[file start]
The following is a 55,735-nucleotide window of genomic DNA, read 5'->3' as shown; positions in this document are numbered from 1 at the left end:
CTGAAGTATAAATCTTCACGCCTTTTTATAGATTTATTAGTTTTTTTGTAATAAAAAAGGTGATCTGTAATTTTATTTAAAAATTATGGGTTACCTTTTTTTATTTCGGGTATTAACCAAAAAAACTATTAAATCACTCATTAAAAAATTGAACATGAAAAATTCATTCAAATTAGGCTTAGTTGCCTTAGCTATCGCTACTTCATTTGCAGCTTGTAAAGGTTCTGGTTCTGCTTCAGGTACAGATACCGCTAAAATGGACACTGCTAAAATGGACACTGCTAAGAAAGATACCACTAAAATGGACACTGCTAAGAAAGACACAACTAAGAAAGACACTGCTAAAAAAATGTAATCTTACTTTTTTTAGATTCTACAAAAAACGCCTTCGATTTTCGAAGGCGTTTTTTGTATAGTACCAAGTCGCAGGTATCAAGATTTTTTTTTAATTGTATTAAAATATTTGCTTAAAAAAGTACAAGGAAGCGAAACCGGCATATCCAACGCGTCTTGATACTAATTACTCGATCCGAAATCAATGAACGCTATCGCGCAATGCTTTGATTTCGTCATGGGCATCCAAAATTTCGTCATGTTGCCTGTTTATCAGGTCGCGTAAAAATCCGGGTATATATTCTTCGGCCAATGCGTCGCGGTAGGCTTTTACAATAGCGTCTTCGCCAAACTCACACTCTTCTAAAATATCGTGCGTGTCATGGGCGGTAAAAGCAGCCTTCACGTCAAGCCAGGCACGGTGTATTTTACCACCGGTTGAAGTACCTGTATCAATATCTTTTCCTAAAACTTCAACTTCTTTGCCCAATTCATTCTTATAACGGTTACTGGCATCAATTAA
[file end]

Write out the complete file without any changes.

The following is a 55,735-nucleotide window of genomic DNA, read 5'->3' as shown; positions in this document are numbered from 1 at the left end:
CTGAAGTATAAATCTTCACGCCTTTTTATAGATTTATTAGTTTTTTTGTAATAAAAAAGGTGATCTGTAATTTTATTTAAAAATTATGGGTTACCTTTTTTTATTTCGGGTATTAACCAAAAAAACTATTAAATCACTCATTAAAAAATTGAACATGAAAAATTCATTCAAATTAGGCTTAGTTGCCTTAGCTATCGCTACTTCATTTGCAGCTTGTAAAGGTTCTGGTTCTGCTTCAGGTACAGATACCGCTAAAATGGACACTGCTAAAATGGACACTGCTAAGAAAGATACCACTAAAATGGACACTGCTAAGAAAGACACAACTAAGAAAGACACTGCTAAAAAAATGTAATCTTACTTTTTTTAGATTCTACAAAAAACGCCTTCGATTTTCGAAGGCGTTTTTTGTATAGTACCAAGTCGCAGGTATCAAGATTTTTTTTTAATTGTATTAAAATATTTGCTTAAAAAAGTACAAGGAAGCGAAACCGGCATATCCAACGCGTCTTGATACTAATTACTCGATCCGAAATCAATGAACGCTATCGCGCAATGCTTTGATTTCGTCATGGGCATCCAAAATTTCGTCATGTTGCCTGTTTATCAGGTCGCGTAAAAATCCGGGTATATATTCTTCGGCCAATGCGTCGCGGTAGGCTTTTACAATAGCGTCTTCGCCAAACTCACACTCTTCTAAAATATCGTGCGTGTCATGGGCGGTAAAAGCAGCCTTCACGTCAAGCCAGGCACGGTGTATTTTACCACCGGTTGAAGTACCTGTATCAATATCTTTTCCTAAAACTTCAACTTCTTTGCCCAATTCATTCTTATAACGGTTACTGGCATCAATTAA